Starting in the Civil War, protection was the ideological cement holding the Republican coalition together. High tariffs were used to promise higher sales to business, higher wages to industrial workers, and higher demand for their crops to farmers. Democrats said it was a tax on the little man. After 1900 Progressive insurgents said it promoted monopoly. It had greatest support in the Northeast, and greatest opposition in the South and West. The Midwest was the battle ground.[10] The tariff issue was pulling the GOP apart. Roosevelt tried to postpone the issue, but Taft had to meet it head on in 1909 with the Payne–Aldrich Tariff Act. Eastern conservatives led by Nelson W. Aldrich wanted high tariffs on manufactured goods (especially woolens), while Midwesterners called for low tariffs. Aldrich outmaneuvered them by lowering the tariff on farm products, which outraged the farmers. The great battle over the high Payne–Aldrich Tariff Act in 1910 ripped the Republicans apart and set up the realignment in favor of the Democrats.[11]

The Democrats lowered the tariff in 1913 but the economic dislocations of the First World War made it irrelevant. When the Republicans returned to power in 1921 they again imposed a protective tariff. They raised it again in 1930 to meet the Great Depression in the United States. But that made the depression worse.[12] The Democrats promised an end to protection, and low rates dominated the debate for the rest of the 20th century.[13] In 2017 Donald Trump proposed the use of protective tariffs as a means to improve the economy.[14]

See alsoEdit

ReferencesEdit

  1. ^ "Protective tariff" Collins English Dictionary-Complete & Unabridged 10th Edition.
  2. ^ Bianco, "Trade Barriers." Reference for Business.
  3. ^ Van Duyne, "How a Protective Tariff Works."
  4. ^ "Protective Tariffs." Boundless Open Textbook.
  5. ^ "George Washington: First Annual Message to Congress on the State of the Union". www.presidency.ucsb.edu. Retrieved January 4, 2017.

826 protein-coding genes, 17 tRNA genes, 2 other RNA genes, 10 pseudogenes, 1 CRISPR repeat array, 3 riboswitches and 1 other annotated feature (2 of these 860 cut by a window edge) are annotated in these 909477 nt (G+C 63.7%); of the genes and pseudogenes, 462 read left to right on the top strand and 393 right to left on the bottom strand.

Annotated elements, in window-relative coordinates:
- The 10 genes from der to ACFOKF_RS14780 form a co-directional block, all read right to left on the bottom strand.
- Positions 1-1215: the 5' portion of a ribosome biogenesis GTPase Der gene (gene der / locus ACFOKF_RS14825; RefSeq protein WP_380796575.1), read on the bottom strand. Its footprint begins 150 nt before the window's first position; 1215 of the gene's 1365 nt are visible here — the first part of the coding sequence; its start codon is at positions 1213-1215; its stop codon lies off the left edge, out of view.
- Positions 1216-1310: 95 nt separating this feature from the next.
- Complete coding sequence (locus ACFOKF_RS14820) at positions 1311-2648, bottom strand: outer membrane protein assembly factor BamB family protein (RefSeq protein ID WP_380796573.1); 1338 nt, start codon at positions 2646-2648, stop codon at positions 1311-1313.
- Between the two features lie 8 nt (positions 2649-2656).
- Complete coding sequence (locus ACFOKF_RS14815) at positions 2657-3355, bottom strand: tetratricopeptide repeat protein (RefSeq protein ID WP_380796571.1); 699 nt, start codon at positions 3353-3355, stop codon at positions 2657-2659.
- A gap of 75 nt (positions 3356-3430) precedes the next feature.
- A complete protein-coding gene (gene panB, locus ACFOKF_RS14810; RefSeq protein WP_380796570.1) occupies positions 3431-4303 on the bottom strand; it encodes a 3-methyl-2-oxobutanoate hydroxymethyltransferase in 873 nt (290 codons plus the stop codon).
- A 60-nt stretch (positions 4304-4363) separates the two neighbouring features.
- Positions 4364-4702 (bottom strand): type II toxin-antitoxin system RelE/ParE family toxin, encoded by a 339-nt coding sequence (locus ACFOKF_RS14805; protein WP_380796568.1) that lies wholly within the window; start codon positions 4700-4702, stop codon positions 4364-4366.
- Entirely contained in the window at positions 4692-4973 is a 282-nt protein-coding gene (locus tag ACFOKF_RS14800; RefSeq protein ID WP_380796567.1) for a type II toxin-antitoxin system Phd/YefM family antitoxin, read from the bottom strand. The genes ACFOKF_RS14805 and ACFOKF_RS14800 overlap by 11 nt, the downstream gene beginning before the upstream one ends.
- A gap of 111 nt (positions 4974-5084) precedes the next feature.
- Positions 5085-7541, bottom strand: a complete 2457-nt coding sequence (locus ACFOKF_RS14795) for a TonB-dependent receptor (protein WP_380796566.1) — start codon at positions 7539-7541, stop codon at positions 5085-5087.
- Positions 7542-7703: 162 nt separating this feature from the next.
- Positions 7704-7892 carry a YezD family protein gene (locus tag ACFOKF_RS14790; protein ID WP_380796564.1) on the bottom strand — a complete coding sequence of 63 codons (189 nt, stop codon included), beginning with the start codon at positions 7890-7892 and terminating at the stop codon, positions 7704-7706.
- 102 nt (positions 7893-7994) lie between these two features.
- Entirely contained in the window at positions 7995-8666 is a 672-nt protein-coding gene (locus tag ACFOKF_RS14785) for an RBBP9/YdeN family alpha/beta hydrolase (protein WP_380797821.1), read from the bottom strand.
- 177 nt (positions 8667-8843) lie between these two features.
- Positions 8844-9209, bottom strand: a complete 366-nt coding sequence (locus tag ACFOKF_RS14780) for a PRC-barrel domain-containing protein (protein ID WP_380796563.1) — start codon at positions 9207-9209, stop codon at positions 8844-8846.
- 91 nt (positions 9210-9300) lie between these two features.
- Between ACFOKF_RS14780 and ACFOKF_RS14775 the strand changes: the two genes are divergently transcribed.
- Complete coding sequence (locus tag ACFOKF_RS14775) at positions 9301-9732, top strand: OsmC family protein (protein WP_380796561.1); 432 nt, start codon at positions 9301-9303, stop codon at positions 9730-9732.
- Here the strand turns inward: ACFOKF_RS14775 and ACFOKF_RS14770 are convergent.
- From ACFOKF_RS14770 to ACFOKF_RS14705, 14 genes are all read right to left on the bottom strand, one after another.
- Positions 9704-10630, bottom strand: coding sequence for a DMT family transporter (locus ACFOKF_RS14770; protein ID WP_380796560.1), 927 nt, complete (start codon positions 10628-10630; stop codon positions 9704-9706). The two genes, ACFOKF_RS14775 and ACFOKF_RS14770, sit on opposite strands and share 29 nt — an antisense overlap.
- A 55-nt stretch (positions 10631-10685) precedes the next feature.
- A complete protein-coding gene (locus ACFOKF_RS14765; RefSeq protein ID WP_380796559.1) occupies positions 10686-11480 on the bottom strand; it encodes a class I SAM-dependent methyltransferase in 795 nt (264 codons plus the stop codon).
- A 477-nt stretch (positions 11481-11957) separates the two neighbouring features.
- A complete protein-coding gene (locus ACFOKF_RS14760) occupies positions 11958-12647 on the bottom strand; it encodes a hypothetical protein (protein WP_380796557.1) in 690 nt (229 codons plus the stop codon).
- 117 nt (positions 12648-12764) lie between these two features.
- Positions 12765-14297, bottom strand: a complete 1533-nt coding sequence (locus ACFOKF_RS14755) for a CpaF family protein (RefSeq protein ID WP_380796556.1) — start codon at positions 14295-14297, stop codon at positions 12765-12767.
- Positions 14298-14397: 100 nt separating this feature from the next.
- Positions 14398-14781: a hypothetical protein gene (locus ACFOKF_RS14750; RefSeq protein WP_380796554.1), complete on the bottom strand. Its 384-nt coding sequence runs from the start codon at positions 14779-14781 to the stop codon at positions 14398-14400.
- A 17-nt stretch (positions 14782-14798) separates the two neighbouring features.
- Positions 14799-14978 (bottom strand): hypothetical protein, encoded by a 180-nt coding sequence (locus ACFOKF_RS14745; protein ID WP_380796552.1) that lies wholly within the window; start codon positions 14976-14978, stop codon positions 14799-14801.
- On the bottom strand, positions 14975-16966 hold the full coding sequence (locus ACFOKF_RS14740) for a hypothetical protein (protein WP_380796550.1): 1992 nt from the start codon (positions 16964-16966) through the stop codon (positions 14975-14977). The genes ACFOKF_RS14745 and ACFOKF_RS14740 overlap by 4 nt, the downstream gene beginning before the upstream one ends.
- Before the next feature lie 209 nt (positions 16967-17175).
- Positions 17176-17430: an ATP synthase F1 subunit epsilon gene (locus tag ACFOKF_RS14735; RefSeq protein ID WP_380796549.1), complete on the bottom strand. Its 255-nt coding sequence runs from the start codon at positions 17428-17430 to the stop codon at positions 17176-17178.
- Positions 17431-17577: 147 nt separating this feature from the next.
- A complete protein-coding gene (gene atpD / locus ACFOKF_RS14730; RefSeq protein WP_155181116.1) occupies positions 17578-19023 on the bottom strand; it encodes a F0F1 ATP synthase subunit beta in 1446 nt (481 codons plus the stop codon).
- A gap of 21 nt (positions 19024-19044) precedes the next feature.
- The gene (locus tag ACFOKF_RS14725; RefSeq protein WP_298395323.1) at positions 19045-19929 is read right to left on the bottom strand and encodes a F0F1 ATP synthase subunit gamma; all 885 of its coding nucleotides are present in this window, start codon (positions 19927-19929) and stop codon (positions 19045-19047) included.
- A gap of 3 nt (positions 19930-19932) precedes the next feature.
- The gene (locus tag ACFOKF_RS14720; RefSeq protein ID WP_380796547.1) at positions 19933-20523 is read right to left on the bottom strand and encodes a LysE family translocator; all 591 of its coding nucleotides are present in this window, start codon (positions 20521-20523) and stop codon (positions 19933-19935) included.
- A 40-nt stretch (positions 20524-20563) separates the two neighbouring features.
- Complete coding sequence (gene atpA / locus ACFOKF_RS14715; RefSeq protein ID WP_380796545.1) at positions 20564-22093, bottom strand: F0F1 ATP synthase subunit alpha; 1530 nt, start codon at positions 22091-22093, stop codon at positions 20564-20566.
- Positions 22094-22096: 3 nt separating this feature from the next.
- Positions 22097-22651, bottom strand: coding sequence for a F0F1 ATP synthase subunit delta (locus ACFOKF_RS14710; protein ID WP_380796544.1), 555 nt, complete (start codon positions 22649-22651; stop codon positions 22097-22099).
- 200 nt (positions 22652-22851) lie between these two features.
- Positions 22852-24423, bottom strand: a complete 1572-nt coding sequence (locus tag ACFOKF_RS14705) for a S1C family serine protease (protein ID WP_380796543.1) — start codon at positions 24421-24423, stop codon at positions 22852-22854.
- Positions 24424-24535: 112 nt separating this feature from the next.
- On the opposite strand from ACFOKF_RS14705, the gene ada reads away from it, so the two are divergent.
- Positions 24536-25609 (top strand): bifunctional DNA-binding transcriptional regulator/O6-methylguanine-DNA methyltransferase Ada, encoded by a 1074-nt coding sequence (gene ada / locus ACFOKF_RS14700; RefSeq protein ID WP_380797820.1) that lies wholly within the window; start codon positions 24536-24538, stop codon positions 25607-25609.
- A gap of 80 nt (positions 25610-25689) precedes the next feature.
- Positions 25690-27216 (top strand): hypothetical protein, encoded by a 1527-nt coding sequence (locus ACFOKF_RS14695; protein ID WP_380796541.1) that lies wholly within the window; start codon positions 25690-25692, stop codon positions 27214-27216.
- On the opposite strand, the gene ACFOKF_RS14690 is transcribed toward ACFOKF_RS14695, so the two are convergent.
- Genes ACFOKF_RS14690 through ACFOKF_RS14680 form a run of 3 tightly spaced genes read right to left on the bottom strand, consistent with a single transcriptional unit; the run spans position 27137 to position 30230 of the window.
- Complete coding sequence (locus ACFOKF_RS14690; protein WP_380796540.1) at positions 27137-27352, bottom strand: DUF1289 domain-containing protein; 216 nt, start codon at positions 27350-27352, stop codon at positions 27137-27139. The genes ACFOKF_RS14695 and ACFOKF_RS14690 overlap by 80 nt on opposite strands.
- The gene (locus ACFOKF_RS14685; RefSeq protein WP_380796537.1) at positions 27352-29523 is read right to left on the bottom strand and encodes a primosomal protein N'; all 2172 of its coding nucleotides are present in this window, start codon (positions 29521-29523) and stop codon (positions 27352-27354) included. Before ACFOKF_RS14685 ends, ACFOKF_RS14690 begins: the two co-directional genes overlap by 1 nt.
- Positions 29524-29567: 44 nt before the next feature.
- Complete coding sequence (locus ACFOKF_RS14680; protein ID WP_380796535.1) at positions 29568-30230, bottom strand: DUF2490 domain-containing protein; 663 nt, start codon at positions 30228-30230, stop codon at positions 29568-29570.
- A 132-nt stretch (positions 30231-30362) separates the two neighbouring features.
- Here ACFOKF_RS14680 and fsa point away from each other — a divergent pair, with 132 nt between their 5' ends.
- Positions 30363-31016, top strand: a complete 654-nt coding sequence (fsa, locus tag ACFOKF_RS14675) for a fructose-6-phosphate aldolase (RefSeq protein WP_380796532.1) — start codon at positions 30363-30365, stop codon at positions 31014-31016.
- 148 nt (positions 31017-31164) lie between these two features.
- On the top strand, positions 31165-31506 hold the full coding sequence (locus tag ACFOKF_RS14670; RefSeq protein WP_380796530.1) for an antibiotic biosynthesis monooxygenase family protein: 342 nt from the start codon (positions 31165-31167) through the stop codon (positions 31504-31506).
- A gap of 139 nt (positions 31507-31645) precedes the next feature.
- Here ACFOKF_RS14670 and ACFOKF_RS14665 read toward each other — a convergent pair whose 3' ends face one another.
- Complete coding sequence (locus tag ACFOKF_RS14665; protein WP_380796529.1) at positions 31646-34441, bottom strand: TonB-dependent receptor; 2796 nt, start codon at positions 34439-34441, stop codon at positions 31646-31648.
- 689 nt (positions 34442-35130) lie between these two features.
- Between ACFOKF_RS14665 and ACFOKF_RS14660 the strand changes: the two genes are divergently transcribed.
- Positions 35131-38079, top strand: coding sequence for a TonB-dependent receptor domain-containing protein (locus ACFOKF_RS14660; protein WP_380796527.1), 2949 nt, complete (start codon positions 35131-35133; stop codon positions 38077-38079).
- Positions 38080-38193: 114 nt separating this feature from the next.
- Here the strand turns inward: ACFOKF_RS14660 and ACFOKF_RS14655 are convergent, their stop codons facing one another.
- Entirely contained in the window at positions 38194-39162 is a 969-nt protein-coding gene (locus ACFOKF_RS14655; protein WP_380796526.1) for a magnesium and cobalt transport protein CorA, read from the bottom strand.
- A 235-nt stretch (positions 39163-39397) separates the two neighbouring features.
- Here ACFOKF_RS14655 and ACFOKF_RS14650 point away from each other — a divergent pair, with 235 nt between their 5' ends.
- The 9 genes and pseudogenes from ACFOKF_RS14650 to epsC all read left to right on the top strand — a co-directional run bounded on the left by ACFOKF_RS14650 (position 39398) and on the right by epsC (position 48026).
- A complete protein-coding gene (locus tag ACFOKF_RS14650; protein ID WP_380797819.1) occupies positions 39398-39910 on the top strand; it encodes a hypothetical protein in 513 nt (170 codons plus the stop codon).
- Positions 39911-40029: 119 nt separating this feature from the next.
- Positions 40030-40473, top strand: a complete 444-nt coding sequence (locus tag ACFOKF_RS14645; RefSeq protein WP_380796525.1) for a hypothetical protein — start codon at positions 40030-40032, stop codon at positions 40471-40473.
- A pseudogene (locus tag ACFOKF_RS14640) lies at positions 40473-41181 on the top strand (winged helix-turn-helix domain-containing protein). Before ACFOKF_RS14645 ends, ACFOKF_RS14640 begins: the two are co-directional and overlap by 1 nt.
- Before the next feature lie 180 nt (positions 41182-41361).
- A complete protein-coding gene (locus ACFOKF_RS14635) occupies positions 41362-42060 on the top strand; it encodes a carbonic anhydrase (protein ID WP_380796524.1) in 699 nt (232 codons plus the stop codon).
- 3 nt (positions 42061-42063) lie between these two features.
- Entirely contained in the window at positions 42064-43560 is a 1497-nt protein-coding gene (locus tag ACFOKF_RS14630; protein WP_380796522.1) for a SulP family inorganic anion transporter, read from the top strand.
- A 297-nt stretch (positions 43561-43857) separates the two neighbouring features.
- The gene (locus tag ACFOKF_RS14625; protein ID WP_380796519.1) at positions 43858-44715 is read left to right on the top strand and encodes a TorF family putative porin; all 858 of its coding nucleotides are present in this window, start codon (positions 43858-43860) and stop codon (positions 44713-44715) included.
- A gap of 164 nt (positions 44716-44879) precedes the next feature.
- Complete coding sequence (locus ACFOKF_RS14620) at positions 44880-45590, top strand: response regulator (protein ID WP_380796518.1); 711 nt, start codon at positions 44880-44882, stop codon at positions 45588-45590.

6. ^ McNamara, "Definition of Tariff of Abominations." About.com.
  7. ^ "The Tariff of Abominations." History, Art & Archives, U.S. House of Representatives.
  8. ^ McNamara, "Definition of Tariff of Abominations." About.com.
  9. ^ History, Art & Archives, U.S. House of Representatives."
  10. ^ Howard R. Smith, and John Fraser Hart, "The American tariff map." Geographical Review 45.3 (1955): 327-346 online.
  11. ^ Stanley D. Solvick, "William Howard Taft and the Payne-Aldrich Tariff." Mississippi Valley Historical Review 50.3 (1963): 424-442 online
  12. ^ Anthony O’Brien, "Smoot-Hawley Tariff." EH. Net Encyclopedia (2001) online.
  13. ^ Douglas A. Irwin, Clashing over commerce: A history of US trade policy (2017).
  14. ^ Jean-Christophe Boucher, and Cameron G. Thies. "'I Am a Tariff Man': The Power of Populist Foreign Policy Rhetoric under President Trump." Journal of Politics 81.2 (2019): 712-722 online.

Further readingEdit

  • Atack, Jeremy, Peter Passell, and Susan Lee. A New Economic View of American History: From Colonial Times to 1940. 2nd ed. New York: Norton, 1994. 125.
  • Bianco, David. "Trade Barriers." Reference for Business.
  • Boundless Open Textbook."Protective Tariffs."
  • Collins English Dictionary - Complete & Unabridged 10th Edition, "protective tariff." HarperCollins Publishers.
  • "History, Art & Archives, U.S. House of Representatives. "The Tariff of Abominations."
  • "25 American Products That Rely on Huge Protective Tariffs To Survive." Business Insider, Sept. 2010.
  • McNamara, Robert. "Definition of Tariff of Abominations." About.com.
  • Van Duyne. "How a Protective Tariff Works." mrvanduyne.com.